Senator as hero. It made a bit of a change this morning: a politician being hailed as a hero by one of the tabloids instead of being castigated for rorting the parliamentary expenses.

Northern Territory Senator Nigel Scullion was given the hero’s role for stopping his taxi when he noticed a woman in distress on the Stuart Highway south of Katherine. Along with two fellow Senators travelling with him he gave chase to a man who the woman said had tried to rape her through the dense scrub for some time before losing him.

Down south politician praising was replaced by the more common politician bashing. The Sydney Telegraph found “secret frisbee funds” and the Melbourne Herald Sun had a supposed tax rort.

The travelling man. This Prime Minister Kevin Rudd continues to be a man in perpetual motion. He is never at home, as he flits around the country promoting his budget and announcing some good old fashioned pork barrel spending. Yesterday it was the turn of Geraldton in Western Australia with money for a port development. No wonder the Opposition is uneasy about the size of the budget deficit. It is providing campaign bribes on a scale the country has not seen before.

Tough times for comedians. That Monty Python man Michael Palin has been bemoaning the difficulties of making jokes about Al Qaeda. He told an interviewer from Der Spiegel this week that political correctness is intimidating people. “And I’m not just talking about terrorism,” said the comic. “Sometimes you get the impression that you’re not allowed to make jokes unless you’ve read the small print. But that’s not possible. Humor has to be spontaneous. Laughter is a kind of a libertarian thing. I hope it remains that way.”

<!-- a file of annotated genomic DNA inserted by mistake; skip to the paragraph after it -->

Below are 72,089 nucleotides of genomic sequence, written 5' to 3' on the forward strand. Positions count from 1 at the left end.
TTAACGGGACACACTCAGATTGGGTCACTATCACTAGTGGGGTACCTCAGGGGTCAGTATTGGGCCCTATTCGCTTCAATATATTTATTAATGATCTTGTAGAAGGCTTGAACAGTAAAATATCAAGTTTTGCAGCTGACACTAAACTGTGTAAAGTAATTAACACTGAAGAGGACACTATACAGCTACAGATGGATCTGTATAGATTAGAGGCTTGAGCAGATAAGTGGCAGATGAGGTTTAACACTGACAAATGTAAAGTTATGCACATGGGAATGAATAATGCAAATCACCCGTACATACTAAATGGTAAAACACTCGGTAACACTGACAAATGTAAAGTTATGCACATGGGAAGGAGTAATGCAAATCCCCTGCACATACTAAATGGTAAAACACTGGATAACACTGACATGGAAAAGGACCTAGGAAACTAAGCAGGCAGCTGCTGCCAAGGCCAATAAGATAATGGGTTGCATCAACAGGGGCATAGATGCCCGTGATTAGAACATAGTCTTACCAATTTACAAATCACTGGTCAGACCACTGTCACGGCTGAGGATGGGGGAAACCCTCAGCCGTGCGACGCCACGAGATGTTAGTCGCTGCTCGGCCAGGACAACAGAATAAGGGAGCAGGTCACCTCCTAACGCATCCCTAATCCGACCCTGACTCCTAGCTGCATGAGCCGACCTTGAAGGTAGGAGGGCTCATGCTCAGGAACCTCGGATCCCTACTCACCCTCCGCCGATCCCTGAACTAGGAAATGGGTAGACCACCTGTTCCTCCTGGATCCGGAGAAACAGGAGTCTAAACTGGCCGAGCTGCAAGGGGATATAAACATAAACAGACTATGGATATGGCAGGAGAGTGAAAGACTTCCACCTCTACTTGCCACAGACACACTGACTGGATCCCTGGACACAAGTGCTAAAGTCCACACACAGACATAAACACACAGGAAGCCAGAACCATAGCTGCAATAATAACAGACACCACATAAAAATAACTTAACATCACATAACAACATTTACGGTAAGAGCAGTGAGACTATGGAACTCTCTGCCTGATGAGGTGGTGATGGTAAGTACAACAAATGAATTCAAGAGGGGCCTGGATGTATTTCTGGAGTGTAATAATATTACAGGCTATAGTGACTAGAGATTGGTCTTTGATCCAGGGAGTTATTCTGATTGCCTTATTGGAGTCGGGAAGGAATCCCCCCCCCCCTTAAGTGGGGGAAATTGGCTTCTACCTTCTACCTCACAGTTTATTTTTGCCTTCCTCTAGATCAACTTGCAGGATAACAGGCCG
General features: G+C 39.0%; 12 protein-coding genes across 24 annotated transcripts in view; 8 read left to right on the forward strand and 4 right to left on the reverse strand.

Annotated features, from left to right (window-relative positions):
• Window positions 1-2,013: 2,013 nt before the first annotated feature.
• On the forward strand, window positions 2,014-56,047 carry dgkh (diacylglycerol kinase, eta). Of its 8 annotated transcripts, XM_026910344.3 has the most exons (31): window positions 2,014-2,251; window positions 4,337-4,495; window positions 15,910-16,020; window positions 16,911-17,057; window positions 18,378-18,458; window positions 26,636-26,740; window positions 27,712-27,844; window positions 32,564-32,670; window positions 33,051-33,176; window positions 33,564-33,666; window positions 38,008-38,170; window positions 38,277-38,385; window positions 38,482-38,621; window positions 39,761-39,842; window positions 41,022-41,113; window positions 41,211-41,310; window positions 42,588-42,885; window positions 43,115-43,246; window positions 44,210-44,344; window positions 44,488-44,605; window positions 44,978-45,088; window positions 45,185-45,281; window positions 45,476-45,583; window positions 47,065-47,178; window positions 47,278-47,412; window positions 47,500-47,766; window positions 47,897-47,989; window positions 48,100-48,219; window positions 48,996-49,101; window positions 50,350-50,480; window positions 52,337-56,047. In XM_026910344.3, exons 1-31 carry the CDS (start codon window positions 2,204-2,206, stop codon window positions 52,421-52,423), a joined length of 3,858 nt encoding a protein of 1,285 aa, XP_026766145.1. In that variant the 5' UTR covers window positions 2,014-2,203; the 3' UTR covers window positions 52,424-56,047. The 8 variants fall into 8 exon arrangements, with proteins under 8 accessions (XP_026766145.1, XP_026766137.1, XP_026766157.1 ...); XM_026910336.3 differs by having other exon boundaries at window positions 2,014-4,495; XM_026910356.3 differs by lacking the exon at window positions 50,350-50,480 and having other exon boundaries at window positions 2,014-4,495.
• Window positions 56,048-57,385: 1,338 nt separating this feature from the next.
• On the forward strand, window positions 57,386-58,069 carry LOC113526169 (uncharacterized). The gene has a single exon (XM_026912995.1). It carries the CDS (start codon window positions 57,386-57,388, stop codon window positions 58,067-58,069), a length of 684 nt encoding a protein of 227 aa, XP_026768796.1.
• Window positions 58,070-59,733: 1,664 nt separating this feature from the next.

Not much to laugh about. British Prime Minister Gordon Brown does not have much to laugh about. The headlines for him seem to just get worse. After a week of scandalous stories about MPs rorting their expenses, he has been confronted to a new twist in the global financial crisis saga. One of those dreaded ratings agencies is threating to take away the United Kingdom’s AAA credit rating and the coverage, like this from the finance pages of the London Daily Telegraph, is not a pleasant read.

The actress wins. The Gurkhas can stay in the UK. The officer’s daughter actress Joanne Lumley has done her Dad proud and toppled the British Defence bureaucrats who did not want to pay the bill to allow Gurkhas to settle in the country they had fought for. Jacqui Smith, the Home Secretary, sounded the retreat, says The Times, only hours after the Prime Minister had outlined the new settlement rights proposal to the actress during a breakfast meeting at 10 Downing Street. Ms Smith told MPs that she expected the change would lead to up to 15,000 Gurkhas coming to Britain over the next two years. They will be allowed to bring their partners and any children under 18.